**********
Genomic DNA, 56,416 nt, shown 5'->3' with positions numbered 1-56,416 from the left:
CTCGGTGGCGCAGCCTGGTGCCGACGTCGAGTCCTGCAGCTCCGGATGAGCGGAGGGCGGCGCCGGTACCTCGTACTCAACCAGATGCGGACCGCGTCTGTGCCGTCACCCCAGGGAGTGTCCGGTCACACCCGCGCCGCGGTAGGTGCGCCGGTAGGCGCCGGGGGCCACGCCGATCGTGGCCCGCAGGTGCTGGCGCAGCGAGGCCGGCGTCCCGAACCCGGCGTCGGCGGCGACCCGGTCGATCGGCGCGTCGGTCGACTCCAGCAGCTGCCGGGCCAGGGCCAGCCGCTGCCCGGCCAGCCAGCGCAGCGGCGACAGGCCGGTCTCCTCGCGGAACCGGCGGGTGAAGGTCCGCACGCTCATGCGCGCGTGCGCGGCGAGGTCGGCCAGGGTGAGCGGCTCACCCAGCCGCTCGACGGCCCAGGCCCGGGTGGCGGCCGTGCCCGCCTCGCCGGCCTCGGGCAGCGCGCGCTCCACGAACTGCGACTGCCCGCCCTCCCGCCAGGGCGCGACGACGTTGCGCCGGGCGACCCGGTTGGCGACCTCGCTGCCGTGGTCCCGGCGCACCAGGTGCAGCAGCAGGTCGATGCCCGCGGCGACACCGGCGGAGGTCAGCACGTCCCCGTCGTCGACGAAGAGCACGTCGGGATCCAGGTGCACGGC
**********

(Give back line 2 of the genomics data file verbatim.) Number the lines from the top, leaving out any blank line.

CTCGGTGGCGCAGCCTGGTGCCGACGTCGAGTCCTGCAGCTCCGGATGAGCGGAGGGCGGCGCCGGTACCTCGTACTCAACCAGATGCGGACCGCGTCTGTGCCGTCACCCCAGGGAGTGTCCGGTCACACCCGCGCCGCGGTAGGTGCGCCGGTAGGCGCCGGGGGCCACGCCGATCGTGGCCCGCAGGTGCTGGCGCAGCGAGGCCGGCGTCCCGAACCCGGCGTCGGCGGCGACCCGGTCGATCGGCGCGTCGGTCGACTCCAGCAGCTGCCGGGCCAGGGCCAGCCGCTGCCCGGCCAGCCAGCGCAGCGGCGACAGGCCGGTCTCCTCGCGGAACCGGCGGGTGAAGGTCCGCACGCTCATGCGCGCGTGCGCGGCGAGGTCGGCCAGGGTGAGCGGCTCACCCAGCCGCTCGACGGCCCAGGCCCGGGTGGCGGCCGTGCCCGCCTCGCCGGCCTCGGGCAGCGCGCGCTCCACGAACTGCGACTGCCCGCCCTCCCGCCAGGGCGCGACGACGTTGCGCCGGGCGACCCGGTTGGCGACCTCGCTGCCGTGGTCCCGGCGCACCAGGTGCAGCAGCAGGTCGATGCCCGCGGCGACACCGGCGGAGGTCAGCACGTCCCCGTCGTCGACGAAGAGCACGTCGGGATCCAGGTGCACGGC